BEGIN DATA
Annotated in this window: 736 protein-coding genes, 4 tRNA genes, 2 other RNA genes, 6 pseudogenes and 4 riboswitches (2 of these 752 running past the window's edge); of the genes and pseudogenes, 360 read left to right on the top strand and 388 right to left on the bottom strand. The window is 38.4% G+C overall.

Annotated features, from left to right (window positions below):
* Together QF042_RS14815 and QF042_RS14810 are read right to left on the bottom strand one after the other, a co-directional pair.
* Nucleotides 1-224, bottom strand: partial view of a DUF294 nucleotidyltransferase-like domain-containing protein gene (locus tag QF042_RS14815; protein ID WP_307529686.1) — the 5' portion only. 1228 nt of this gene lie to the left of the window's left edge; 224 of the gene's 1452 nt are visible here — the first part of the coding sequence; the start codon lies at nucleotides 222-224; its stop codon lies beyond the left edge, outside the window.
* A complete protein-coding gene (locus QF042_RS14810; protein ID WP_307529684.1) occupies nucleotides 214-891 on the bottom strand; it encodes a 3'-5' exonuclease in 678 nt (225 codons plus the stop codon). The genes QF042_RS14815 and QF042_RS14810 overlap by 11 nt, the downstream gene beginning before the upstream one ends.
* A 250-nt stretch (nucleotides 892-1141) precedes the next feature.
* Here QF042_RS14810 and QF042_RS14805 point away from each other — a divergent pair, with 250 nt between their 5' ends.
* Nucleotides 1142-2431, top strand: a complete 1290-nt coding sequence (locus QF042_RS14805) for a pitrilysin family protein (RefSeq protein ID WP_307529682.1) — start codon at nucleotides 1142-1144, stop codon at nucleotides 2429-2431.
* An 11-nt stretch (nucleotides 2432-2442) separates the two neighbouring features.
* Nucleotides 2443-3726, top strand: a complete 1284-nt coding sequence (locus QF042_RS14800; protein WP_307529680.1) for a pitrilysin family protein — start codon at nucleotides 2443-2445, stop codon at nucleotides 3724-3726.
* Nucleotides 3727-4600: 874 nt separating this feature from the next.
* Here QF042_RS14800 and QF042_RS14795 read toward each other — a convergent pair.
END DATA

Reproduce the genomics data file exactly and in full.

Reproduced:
Annotated in this window: 736 protein-coding genes, 4 tRNA genes, 2 other RNA genes, 6 pseudogenes and 4 riboswitches (2 of these 752 running past the window's edge); of the genes and pseudogenes, 360 read left to right on the top strand and 388 right to left on the bottom strand. The window is 38.4% G+C overall.

Annotated features, from left to right (window positions below):
* Together QF042_RS14815 and QF042_RS14810 are read right to left on the bottom strand one after the other, a co-directional pair.
* Nucleotides 1-224, bottom strand: partial view of a DUF294 nucleotidyltransferase-like domain-containing protein gene (locus tag QF042_RS14815; protein ID WP_307529686.1) — the 5' portion only. 1228 nt of this gene lie to the left of the window's left edge; 224 of the gene's 1452 nt are visible here — the first part of the coding sequence; the start codon lies at nucleotides 222-224; its stop codon lies beyond the left edge, outside the window.
* A complete protein-coding gene (locus QF042_RS14810; protein ID WP_307529684.1) occupies nucleotides 214-891 on the bottom strand; it encodes a 3'-5' exonuclease in 678 nt (225 codons plus the stop codon). The genes QF042_RS14815 and QF042_RS14810 overlap by 11 nt, the downstream gene beginning before the upstream one ends.
* A 250-nt stretch (nucleotides 892-1141) precedes the next feature.
* Here QF042_RS14810 and QF042_RS14805 point away from each other — a divergent pair, with 250 nt between their 5' ends.
* Nucleotides 1142-2431, top strand: a complete 1290-nt coding sequence (locus QF042_RS14805) for a pitrilysin family protein (RefSeq protein ID WP_307529682.1) — start codon at nucleotides 1142-1144, stop codon at nucleotides 2429-2431.
* An 11-nt stretch (nucleotides 2432-2442) separates the two neighbouring features.
* Nucleotides 2443-3726, top strand: a complete 1284-nt coding sequence (locus QF042_RS14800; protein WP_307529680.1) for a pitrilysin family protein — start codon at nucleotides 2443-2445, stop codon at nucleotides 3724-3726.
* Nucleotides 3727-4600: 874 nt separating this feature from the next.
* Here QF042_RS14800 and QF042_RS14795 read toward each other — a convergent pair.